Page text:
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Home » » What are the characteristics of the Victorian Novel?

First of all in the Victorian Age the dominating literary form was the novel. It was in fact easier to be read and understood by simple people, its plot was more interesting than any other literary forms, the main protagonists of the novel were the same people who read it so that they felt deeply involved in the adventure told, the writer and his readers shared the same opinions, values, and ideals because they belonged to the same middle class, the setting was mainly that of the same city where readers lived. In conclusion the novel was a kind of mirror which reflected society and where a self-identification of the readers was possible. Of course the middle class readers were the most avid consumers, particularly women: they had the money to buy or to borrow books. they had plenty of free time to dedicate to reading, but they also had enough privacy to read. The problem of privacy was in fact very important: poor or working people lived in narrow houses and more than a single family often shared the same flat or, at worst, the same room. So they didn't have the possibility to read because reading needed silence, tranquility, light. 

In order to improve the reading public, in this period they started to publish novels in instalments: every week few pages of the novel (or a complete chapter), were included in one of the periodicals issued. This kind of publication had an important advantage on the price of the novel but also on the writers: they could check the reaction of their public to the plot and, if parts of it were not appreciated, they could decide to change it in accordance with the taste of readers. This happened because, if not satisfied, the readers could stop buying the magazine determining the failure of the novel and of its writer.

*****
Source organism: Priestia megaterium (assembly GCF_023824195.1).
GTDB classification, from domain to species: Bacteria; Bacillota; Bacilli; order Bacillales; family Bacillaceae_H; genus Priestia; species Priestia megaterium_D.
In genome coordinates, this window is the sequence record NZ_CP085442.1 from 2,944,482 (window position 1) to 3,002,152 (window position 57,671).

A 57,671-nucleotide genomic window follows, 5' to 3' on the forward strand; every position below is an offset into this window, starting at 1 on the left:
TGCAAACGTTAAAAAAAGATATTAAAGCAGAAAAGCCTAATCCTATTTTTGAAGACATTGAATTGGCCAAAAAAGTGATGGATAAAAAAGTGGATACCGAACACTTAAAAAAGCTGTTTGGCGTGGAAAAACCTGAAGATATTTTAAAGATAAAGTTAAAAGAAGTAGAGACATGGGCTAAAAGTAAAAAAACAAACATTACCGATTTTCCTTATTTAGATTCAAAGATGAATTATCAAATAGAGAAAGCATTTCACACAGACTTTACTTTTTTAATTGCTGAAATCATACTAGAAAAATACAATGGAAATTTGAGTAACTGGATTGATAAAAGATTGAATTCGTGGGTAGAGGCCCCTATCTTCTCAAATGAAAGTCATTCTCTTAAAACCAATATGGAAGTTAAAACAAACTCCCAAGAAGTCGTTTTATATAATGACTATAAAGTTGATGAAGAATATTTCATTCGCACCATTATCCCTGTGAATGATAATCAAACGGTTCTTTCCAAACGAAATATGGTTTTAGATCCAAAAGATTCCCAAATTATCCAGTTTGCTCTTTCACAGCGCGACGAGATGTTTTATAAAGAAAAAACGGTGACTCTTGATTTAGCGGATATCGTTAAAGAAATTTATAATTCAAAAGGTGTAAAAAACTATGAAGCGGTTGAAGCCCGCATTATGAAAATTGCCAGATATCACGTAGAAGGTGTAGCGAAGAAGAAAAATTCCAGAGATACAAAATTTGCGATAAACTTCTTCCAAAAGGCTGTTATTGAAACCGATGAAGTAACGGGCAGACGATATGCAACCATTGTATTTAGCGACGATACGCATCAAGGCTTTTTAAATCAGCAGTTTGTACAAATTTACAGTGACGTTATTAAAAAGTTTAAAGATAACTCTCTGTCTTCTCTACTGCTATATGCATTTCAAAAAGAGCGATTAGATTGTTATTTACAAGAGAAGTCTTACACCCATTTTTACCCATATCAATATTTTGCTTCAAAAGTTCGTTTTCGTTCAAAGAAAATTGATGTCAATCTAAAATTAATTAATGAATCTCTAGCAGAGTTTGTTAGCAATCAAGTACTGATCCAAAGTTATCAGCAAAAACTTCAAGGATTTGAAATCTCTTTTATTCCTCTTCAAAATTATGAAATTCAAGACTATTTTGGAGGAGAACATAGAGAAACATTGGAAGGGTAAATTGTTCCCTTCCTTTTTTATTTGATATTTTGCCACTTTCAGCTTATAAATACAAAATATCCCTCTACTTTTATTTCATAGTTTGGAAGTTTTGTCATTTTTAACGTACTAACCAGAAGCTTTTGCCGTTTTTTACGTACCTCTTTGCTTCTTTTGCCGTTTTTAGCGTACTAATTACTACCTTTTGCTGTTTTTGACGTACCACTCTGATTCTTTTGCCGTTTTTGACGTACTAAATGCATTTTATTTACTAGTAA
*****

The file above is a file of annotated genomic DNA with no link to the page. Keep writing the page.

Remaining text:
The novelists represented society as they saw it but, being aware of the problems created by industrialisation, (exploitation of women and children, terrible living conditions, etc.y they used their novels in order to put in evidence these evils and to stimulate people to find remedies to them. In this sense ‘didacticism' was the dominating aim of most of the novels of these years. As a consequence the narrator is generally omniscient: he operates a marked division between good and evil characters, he judges people and actions, he makes its stories finish with a wise distribution of ‘punishment for the evil characters, ‘retribution’ for the good ones. 

The plot of the novels was generally very long and complicated by many sub-plots: the writer also wanted to give a marked impression of reality so that he presented not only the adventures of the main characters, but also those of the secondary ones. . 


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